others lay down and seemed satisfied to gather any bits of food items that were within reach. As simple, I suppose, as the differences of personality and energy level in every family member, but again, I would have loved to have been a bit more savvy of each individual's background.
4. Going Solo
With the memory of that solo gosling fresh in my mind, I wondered what motivates people and wildlife to seek company or to function alone. All of the following loners were working away in Stanley Park during a recent visit.
Squirrels scamper around and playfully scale trees when they are younger, but it seems they become very serious as they get older.
I guess that is just the way of the world. Storing food for the future is a matter of survival and no laughing matter.
I increased my shutter speed for this solo bee and noticed that the hairs at the edge of the petals could be seen. Not a story, perhaps, but a small sign of my growing awareness of some aspects of photography.
5. Racing Cars: a passion that satisfies a need for solo time as well as the company of like-minded society
My previous post talked about the British car show at Vandusen Gardens, and now, with solo versus society thoughts lingering in my mind, it seems the perfect opportunity to bring up the stories of some cars and their passionate owners. It strikes me that a person who loves restoring old cars must enjoy working long hours alone, but at the end of the day, also must appreciate the company of like-minded society with whom to share successes and failures and perhaps gain sagacious advice.
Here are two MG stories, the first one that I would definitely have missed, had my friend, Jock, not pointed it out. Do you notice anything unusual about the lettering on the back of this car? Well, the tale behind the upside-down TG would make any story teller salivate.Here's an account of the story, cropped from a photograph of a sign that was attached to the car. (My apologies for the shadow of my head and arm.)
Imagine what this car has come through! It has changed colours, rolled during a race, been stripped and hung in a bar, survived a fire, and then, the shell has been rescued and re-built by the driver who rolled it. This is the stuff of great drama!
And, I come back to the solo/society topic. Long, long hours had to have been spent by Kilpatrick to restore the car, but in the end, he has, I feel sure, enjoyed sharing his story with the thousands who spotted either the sign or the telltale upside down letters, put that way on purpose to symbolize the rollover. Who said cars are boring?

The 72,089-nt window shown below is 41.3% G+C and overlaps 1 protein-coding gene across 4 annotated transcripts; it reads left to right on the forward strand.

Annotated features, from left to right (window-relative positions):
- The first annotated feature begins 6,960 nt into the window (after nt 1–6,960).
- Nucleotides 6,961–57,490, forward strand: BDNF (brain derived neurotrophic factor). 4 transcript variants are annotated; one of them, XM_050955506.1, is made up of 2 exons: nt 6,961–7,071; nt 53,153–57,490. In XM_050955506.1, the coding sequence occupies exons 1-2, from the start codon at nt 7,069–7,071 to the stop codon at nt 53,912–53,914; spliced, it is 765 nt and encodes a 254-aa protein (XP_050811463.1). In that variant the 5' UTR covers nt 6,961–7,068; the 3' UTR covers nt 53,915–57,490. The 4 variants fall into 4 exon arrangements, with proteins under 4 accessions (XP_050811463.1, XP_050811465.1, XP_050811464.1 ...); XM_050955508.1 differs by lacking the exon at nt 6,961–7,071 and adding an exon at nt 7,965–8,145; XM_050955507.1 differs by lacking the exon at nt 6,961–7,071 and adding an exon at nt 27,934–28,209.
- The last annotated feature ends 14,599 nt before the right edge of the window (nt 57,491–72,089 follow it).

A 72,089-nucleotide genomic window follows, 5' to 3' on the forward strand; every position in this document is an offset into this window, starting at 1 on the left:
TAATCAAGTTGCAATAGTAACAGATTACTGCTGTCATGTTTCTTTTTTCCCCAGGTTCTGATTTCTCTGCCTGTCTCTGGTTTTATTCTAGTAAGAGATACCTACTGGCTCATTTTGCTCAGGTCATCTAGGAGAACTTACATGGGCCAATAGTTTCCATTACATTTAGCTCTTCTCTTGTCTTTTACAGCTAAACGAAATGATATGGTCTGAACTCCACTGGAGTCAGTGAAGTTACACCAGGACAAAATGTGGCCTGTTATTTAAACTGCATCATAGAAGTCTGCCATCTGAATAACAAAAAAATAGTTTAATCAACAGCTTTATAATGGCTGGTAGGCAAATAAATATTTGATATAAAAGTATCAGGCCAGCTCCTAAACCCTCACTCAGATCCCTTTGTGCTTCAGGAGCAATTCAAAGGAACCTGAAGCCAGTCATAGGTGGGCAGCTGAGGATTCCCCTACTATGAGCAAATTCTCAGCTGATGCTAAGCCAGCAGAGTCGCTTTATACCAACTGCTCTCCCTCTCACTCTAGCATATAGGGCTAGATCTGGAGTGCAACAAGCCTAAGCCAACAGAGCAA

Definitely, not I, and for sure, not Jock. Here are Jock's own words (blue font) sent in an e-mail when I asked for some details about his friend Al and the MG shown below. (Al is sitting behind the car two photos below, but most of his face is blocked out by the roll bar. He can be seen a bit more clearly in my previous post.) I think it is noteworthy that Jock helped his friend Al (who was recovering from recent surgery!). Their set up began well before 7:30 a.m. and the take down ended after 4:30 p.m.
|Bill and Jock scan under the hood|
6. Supporting Nature
And, talking about creativity, I am transported to another story, this one of the eagles at Jericho park. I found the following words about an artificial nesting platform that bird enthusiasts had built to help out this construction-challenged pair (named Bert and Ethel by some). The story is that for at least three years in a row, their nest has fallen from the tree and one or both eagle chicks have had to be rescued. This year, a possible solution to this problem was tried out.
New Artificial Nesting Platform for Jericho Eagles
This summer, volunteers concerned with the long-term viability of the Jericho eagle nest worked with park staff to install an artificial nest base. Retired Vancouver Park Board wildlife manager Mike Mackintosh sought the permission from the BC Ministry of the Environment, consulted with eagle expert Dave Hancock, and worked with the Park Board for help. The 1.4m2 platform has an aluminum mesh base and is layered with cedar, alder and cottonwood branches. The platform was lifted into and attached to their Douglas-fir nest tree. They have been seen using it since their return in October.There are many missing details in this story. For example, although the adults appear to have accepted the structure, we were not able, during our short visit, to tell if there are any chicks in the nest this year.
But, that is okay. The heart of this story, for me, lies in the caring of a community of bird watchers who came together to try and help out Burt and Ethel. I am sometimes unsure that it is sensible to go to great lengths to alter the natural course of wildlife survival, but I can tell you that this story makes me smile a lot.
And, speaking of smiles, here are just a few with some small stories to go with them. This first was taken as I walked over the Granville Bridge, and looked down at the cement plant. Who, I wonder, decides on the art displayed on certain trucks?
This series of Bill's legs and Black Jack brought so many smiles, I figure the story that I was too lazy to change to a smaller lens must be of some interest to someone.
Black Jack faces the same direction as Bill's feet (more or less).
Or perhaps, it is just in the fun a little dog..
and a wonderful man..
This isn't one of Black Jack's more sapient looks,
but her salmagundi (am I using that word correctly?) of expressions is one of the ways she makes me smile.
Thank you so much for dropping by the blog. i hope at least one of my stories this week has triggered some interest, and I do hope you will check out the amazing Mrs. Nesbitt's ABC Wednesday web site for other stories from around the world.